Changes to the child passenger safety law go into effect Friday and the new rules focus on children in booster seats. Most seat belts are designed for adults and can cause serious injury to children. The Commission says 71 percent of deaths from car accidents could be eliminated if every child under 16 used an appropriate safety seat, booster seat, or seat belt.
The law includes the following:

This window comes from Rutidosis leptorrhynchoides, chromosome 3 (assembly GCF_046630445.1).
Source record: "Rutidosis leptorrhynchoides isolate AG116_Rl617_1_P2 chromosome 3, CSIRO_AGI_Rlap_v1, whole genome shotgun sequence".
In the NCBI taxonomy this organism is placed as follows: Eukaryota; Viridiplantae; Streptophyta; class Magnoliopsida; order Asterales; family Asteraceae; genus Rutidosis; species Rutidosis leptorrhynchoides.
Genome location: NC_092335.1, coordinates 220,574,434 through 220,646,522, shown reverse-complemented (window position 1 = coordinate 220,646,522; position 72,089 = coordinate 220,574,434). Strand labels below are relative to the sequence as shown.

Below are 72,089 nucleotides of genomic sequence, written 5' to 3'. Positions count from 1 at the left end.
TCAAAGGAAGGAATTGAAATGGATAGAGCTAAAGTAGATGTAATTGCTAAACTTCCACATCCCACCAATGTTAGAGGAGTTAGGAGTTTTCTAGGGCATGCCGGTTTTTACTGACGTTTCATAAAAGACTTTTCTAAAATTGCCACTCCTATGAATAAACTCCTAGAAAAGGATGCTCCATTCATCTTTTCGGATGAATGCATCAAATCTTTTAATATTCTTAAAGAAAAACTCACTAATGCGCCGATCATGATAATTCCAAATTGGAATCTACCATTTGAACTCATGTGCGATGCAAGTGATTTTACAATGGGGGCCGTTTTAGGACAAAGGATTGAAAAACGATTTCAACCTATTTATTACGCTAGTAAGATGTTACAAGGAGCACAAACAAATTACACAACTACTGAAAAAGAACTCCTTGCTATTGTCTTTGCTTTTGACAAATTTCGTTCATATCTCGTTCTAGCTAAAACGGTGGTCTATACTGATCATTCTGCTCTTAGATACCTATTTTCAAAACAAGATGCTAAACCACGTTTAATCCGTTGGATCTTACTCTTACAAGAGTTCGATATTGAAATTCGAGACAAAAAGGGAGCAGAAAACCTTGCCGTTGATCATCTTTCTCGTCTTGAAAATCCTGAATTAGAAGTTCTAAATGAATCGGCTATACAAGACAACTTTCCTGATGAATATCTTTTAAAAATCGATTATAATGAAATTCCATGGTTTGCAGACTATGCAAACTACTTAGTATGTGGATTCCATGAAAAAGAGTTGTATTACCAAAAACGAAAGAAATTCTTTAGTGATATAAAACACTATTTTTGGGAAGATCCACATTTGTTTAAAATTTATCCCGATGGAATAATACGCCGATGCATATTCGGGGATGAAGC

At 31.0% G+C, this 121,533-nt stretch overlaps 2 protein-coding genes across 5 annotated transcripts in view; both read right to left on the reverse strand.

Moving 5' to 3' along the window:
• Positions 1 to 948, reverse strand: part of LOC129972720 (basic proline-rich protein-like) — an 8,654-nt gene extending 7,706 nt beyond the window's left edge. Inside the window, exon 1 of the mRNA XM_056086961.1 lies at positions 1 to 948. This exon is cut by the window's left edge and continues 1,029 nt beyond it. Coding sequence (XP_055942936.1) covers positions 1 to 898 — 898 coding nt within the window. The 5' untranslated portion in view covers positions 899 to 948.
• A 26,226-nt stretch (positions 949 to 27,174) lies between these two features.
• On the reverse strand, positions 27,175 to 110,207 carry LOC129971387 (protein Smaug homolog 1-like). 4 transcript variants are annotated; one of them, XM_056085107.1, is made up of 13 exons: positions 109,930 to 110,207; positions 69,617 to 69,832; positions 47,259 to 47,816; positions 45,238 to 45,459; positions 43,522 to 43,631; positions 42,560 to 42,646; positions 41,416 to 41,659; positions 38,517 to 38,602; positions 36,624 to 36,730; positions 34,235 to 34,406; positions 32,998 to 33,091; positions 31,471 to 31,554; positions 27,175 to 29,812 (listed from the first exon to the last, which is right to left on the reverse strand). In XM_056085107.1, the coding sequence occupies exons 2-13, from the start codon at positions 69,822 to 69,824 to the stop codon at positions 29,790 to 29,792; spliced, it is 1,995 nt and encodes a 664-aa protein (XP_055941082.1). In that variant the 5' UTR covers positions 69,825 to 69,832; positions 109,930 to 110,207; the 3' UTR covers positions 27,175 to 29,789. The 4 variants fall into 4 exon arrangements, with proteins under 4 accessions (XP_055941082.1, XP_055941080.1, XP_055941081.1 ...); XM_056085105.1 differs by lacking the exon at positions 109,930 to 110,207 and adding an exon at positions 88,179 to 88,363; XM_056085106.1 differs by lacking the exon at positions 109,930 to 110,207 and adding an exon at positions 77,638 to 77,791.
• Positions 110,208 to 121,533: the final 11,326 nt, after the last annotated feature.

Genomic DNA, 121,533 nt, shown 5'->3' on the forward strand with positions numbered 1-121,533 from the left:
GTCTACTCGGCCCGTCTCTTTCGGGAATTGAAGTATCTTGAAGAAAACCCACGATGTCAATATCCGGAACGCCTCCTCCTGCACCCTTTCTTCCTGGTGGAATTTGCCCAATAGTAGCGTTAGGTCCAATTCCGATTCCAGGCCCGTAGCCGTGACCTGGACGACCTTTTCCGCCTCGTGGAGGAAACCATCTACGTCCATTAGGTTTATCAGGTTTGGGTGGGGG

- Children under 8 years old, unless they are at least 4' 9" tall, must ride in a booster seat.
- Children under four should be in a child restraint seat.
- Infants should be in a rear facing car seat until they are one year of age and 20 pounds.
Children should also avoid the front seat until they are 13. Less than five percent of all drivers use booster seats for children over four years old.